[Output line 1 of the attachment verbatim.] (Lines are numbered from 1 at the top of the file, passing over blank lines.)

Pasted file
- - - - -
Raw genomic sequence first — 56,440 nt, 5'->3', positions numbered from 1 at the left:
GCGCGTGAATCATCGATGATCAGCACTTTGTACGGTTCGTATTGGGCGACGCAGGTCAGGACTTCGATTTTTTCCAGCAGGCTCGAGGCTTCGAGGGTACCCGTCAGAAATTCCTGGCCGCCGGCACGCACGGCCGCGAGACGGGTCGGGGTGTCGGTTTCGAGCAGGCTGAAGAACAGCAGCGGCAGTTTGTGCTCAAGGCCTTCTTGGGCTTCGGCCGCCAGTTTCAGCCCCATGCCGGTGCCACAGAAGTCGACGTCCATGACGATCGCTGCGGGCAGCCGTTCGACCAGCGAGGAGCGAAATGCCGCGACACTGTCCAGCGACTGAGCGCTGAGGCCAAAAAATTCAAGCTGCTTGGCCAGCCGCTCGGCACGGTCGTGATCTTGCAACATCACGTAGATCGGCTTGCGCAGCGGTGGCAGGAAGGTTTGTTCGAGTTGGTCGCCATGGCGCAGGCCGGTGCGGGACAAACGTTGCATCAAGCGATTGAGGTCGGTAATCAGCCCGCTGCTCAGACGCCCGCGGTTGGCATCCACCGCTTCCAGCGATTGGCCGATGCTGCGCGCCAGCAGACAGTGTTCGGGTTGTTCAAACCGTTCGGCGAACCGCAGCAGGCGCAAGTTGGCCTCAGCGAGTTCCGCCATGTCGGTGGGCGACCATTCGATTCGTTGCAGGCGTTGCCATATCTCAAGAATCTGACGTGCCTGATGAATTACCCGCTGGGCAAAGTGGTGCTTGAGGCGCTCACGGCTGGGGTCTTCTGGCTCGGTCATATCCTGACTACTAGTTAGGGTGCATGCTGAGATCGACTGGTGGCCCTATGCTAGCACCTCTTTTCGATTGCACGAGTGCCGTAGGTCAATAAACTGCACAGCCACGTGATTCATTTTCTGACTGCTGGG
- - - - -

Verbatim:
Raw genomic sequence first — 56,440 nt, 5'->3', positions numbered from 1 at the left: